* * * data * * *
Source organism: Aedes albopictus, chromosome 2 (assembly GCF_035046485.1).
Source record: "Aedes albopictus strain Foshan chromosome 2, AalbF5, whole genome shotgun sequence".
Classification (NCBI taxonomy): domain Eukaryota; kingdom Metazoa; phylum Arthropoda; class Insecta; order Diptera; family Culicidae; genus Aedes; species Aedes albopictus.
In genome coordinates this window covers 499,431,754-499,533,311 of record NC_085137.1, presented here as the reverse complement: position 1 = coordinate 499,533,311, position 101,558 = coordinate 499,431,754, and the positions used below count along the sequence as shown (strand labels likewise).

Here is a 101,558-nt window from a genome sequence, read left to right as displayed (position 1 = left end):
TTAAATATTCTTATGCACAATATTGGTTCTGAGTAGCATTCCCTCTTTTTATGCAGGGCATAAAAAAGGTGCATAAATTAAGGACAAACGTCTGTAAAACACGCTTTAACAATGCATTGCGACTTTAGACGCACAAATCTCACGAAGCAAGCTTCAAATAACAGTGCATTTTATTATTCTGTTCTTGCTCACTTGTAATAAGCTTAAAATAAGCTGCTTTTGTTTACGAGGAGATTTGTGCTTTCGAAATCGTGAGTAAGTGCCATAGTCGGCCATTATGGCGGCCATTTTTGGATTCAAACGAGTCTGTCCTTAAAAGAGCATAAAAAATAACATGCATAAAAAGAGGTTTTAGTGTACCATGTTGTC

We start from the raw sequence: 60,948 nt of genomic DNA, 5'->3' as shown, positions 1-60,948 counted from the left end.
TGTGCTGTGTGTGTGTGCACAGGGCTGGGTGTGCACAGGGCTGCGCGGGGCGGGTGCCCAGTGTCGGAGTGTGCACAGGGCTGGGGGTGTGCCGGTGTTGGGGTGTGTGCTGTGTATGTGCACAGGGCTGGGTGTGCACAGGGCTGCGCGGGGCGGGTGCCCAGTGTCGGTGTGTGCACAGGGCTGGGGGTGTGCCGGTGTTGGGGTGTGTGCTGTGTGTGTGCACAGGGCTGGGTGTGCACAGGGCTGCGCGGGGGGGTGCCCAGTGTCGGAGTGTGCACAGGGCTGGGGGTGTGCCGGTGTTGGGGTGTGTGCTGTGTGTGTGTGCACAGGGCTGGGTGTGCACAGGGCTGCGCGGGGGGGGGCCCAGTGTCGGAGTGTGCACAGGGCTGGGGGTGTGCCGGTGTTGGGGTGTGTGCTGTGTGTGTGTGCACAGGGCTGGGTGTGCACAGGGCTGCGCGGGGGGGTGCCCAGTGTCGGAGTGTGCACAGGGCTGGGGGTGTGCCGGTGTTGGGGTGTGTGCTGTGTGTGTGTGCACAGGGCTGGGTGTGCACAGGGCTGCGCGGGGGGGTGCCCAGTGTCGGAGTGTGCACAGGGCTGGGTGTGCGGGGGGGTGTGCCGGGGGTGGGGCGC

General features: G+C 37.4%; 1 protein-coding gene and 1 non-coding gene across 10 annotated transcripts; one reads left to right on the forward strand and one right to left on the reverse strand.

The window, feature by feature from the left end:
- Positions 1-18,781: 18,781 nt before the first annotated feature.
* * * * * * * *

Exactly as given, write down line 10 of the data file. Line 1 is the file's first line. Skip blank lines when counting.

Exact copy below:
The window, feature by feature from the left end: